behavior of the fullerene–atom interaction will simplify con- FIG. 2. Radial dependence 共narrow lines兲 of some of the coefficients

siderably the calculation of the spectrum, as will be seen c L,M (r) in the potential expansion 关Eq. 共3兲兴. The reference frame axes have

next. been chosen as in Fig. 1. Labels are 共L, M兲. The 共0, 0兲 coefficient is the

spherically isotropic contribution to the potential. The thick line gives the

values of the total interaction along the C3 symmetry axis and calculated

III. THE CALCULATION OF EIGENVALUES AND from the potential expansion truncated at L⫽16.

EIGENFUNCTIONS

Led by the differences in radial and angular frequencies

at the potential minima we will write the effective Hamil- The coupling term in Eq. 共4兲 has, consequently, the fol-

tonian in Eq. 共2兲 as the sum lowing expression:

H⫽H vib⫹H rot⫹H coup ,

where H vib and H rot are, respectively, pure radial and angular

共4兲

H coup⫽ 冉

l2 1 1

⫺

2 r 2 r 2e 冊

⫹V coup共 r, , 兲 , 共9兲

Hamiltonians given by

where

p r2

H vib⫽ ⫹V vib共 r 兲 , 共5兲

2 V coup共 r, , 兲 ⫽2 1/2 兺 ⬘ 关 c LM 共 r 兲 ⫺c LM 共 r e 兲兴 Y LM 共 , 兲

L,M

with

V vib共 r 兲 ⫽2 1/2 兺 c LM 共 r 兲 Y LM 共 0 , 0 兲 共6兲

⫺2 1/2 兺 ⬘ c LM 共 r 兲 Y LM 共 0 , 0 兲 .

L,M

共10兲

L,M

We have produced a convenient basis set 兵 兩 n,l,m 典 其 for

and

the diagonalization of the effective Hamiltonian H, by direct

l2 product of the two eigenstate basis sets corresponding to the

H rot⫽ ⫹V rot共 , 兲 , 共7兲 reference Hamiltonians H vib( 兵 兩 n 典 其 ) and H rot( 兵 兩 l,m 典 其 ). This

2 r 2e

basis is then truncated so as to include all eigenstates of

with H vib⫹H rot with eigenenergies E vib⫹E rot⭐E cut , where E cut is

an energy cutoff which is chosen high enough to ensure con-

V rot共 , 兲 ⫽2 1/2 兺 ⬘ c LM 共 r e 兲 Y LM 共 , 兲 .

L,M

共8兲 vergence of our low-temperature spectra. The angular mo-

mentum states 兩l, m典 were used in the diagonalization of H rot

In these equations 0 and 0 define a reference orientation, and the one-dimensional Hamiltonian H vib was diagonalized

which we have chosen along a C 3 symmetry axis 共going using a standard Numerov method. Then all the angular in-

through an hexagon center兲, and r e is the equilibrium radial tegrals required in the calculation of matrix elements were

position along such orientation; in the C 3 case, r e is the analytically obtained in terms of the 3 j symbols, and the

global-equilibrium distance of the potential surface. In Eq. radial ones were evaluated numerically. Symmetry is used to

⬘ excludes the L⫽0 constant term.

共8兲 the sum 兺 L,M separate the H rot and full H diagonalizations in blocks be-

Downloaded 24 Jul 2009 to 62.76.169.62. Redistribution subject to AIP license or copyright; see http://jcp.aip.org/jcp/copyright.jsp

J. Chem. Phys., Vol. 114, No. 12, 22 March 2001 Exohedral rare-gas C60 fullerene complexes 5159

**TABLE I. Some details of the calculations. Values of r e give the adatom-fullerene equilibrium distances along
**

the C 3 symmetry axis; they correspond to global minima of the interaction potential. The number of l values

included in the diagonalization of H rot is denoted n l 共all m values are included for each l兲. E cut gives a cut-off

energy; all calculated eigenstates of H rot⫹H vib with energies E rot⫹E vib⭐E cut are included in the diagonalization

of the effective Hamiltonian H 共this cut-off restriction was not used for the A symmetry blocks兲. The total

number of these states is denoted n t ; the number of states in each symmetry representation are given in

parentheses.

r e 共Å兲 nl E cut 共cm⫺1兲 n t (A g ⫹T g ⫹G g ⫹H g ⫹A u ⫹T u ⫹G u ⫹H u )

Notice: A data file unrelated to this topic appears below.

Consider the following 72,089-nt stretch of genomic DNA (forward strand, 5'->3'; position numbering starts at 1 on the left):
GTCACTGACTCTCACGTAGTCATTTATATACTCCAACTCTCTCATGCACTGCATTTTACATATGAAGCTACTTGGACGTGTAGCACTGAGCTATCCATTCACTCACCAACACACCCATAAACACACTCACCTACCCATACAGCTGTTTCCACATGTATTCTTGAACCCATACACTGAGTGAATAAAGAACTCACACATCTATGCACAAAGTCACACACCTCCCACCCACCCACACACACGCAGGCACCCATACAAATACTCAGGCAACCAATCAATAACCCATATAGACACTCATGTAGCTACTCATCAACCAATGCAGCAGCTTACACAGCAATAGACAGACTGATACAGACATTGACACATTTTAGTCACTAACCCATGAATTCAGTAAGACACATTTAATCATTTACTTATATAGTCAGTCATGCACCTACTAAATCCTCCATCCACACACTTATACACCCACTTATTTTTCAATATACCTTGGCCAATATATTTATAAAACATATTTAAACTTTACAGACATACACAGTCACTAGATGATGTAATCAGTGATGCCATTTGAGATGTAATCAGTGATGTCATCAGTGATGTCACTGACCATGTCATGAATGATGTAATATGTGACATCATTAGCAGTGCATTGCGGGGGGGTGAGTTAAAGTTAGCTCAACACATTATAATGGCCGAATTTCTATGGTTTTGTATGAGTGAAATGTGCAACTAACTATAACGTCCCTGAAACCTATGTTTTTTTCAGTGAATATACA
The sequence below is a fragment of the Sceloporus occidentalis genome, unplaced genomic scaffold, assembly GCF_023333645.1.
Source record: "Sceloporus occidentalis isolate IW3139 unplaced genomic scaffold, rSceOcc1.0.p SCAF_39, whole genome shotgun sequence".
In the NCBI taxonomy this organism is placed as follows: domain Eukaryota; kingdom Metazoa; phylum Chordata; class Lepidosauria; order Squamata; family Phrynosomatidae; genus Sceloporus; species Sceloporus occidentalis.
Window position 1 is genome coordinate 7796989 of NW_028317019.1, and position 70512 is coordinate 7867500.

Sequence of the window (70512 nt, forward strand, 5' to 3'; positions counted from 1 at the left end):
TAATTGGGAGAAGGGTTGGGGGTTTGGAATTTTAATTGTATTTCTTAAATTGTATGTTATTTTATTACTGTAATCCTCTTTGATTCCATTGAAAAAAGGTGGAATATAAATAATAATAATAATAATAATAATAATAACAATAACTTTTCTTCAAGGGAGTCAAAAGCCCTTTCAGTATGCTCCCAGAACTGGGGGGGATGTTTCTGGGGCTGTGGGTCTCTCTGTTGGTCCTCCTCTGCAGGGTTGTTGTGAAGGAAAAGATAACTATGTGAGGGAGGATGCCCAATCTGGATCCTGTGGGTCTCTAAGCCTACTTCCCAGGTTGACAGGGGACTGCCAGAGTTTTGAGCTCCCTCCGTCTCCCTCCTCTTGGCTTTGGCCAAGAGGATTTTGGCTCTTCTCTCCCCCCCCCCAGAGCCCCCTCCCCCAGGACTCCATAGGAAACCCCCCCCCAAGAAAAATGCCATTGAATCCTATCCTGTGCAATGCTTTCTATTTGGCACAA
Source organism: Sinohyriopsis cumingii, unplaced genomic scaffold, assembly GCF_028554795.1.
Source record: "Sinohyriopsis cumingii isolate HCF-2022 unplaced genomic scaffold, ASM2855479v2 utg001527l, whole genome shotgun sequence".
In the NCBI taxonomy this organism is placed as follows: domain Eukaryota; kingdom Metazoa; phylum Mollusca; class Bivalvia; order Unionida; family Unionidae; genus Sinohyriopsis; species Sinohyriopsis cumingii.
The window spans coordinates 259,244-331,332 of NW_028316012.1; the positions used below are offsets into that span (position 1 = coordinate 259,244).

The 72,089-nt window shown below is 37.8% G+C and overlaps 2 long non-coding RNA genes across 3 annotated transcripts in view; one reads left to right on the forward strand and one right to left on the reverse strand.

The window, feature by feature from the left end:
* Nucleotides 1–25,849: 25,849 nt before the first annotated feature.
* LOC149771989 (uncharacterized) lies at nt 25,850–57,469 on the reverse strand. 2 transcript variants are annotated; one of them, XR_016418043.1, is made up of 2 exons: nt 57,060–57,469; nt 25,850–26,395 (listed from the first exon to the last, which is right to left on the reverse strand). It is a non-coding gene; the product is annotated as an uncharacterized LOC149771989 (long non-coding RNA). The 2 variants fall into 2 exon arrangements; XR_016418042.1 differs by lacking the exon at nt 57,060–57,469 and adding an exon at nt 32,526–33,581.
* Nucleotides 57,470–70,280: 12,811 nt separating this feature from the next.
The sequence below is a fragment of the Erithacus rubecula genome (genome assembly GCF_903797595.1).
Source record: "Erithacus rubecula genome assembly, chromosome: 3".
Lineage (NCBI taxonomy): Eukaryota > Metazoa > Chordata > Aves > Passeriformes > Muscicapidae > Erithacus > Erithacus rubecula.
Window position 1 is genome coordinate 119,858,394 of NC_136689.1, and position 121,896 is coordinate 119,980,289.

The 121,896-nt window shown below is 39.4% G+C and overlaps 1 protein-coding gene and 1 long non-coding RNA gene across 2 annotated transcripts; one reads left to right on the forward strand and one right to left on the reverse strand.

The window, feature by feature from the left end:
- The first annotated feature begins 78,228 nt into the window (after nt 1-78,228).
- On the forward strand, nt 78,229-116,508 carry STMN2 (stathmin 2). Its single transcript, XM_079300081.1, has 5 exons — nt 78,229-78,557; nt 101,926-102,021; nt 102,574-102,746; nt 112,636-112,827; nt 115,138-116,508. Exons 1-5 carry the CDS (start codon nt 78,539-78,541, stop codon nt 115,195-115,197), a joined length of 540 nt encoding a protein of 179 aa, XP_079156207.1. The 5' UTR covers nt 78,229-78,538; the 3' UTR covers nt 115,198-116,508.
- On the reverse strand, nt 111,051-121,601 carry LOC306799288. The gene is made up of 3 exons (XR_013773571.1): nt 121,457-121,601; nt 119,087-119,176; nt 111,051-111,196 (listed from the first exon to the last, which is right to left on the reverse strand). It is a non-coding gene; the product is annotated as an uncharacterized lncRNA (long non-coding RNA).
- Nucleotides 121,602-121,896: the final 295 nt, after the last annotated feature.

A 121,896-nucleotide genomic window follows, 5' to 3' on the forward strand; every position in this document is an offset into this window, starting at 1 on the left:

**Ar 6.67 112 ⫺220 13 776(1098⫹1659⫹1620⫹2675⫹828⫹1959⫹1592⫹2345)
**

Ne 6.39 90 ⫺40 6966(574⫹792⫹816⫹1365⫹399⫹1044⫹816⫹1160)

He 6.21 72 100 3768(224⫹432⫹480⫹780⫹140⫹603⫹464⫹645)

**longing to the different I h irreducible representations, so that associated to the bending motion on the fullerene surface.
**

the larger matrix found in our calculation has dimensions The pentagon potential wells occur at higher energies, so that

2675⫻2675. Table I presents more details of the computa- possible states influenced by them do not appear in Fig. 3

tion. neither will they contribute in the low temperature spectra.

Figures 3–5 display the low-energy eigenvalue spectrum The He complex has a completely different and more

of the effective Hamiltonian for each one of our three complicated structure. The analogues of the level sets in

fullerene complexes. The Ar complex shows the simplest ArC60 have split completely in HeC60, which indicates im-

spectrum with lower-energy levels grouped in sets of 20 and portant tunneling effects at low energies and the possibility

40 almost degenerate states; thus we have either one or two of nearly free internal rotational motion at higher energies.

states from each set for each one of the 20 hexagon wells of All these features are a consequence of the much lower ro-

the interaction potential. From this level structure and the tational barriers in the interaction potential and the small He

shape of the wave functions 共see an example in Fig. 6兲 we mass. Moreover, hexagon and pentagon potential wells are

conclude that at these lower energies the atom can get very close in energy 共see Fig. 1兲, and both participate then in

trapped in one of those hexagon wells; since the splitting the level structure. For instance, the lowest 20 states that

between the levels in a set, which is due to quantum tunnel- appear grouped in three sets in Fig. 5 correspond to states

ing, is so small, such trapping occurs in fact for quite long whose wave functions are localized on the hexagon wells,

times. In each well the motion corresponds to a three dimen- while the next two sets contain together 12 levels with wave

sional oscillator with a C 3 symmetry; the possible degenera- functions localized on pentagon wells of the interaction po-

cies in this symmetry group are one and two, in accordance tential surface 共the number of these wells is 12兲. The wave

with the numbers given previously. The high-frequency functions for higher levels present either localization on both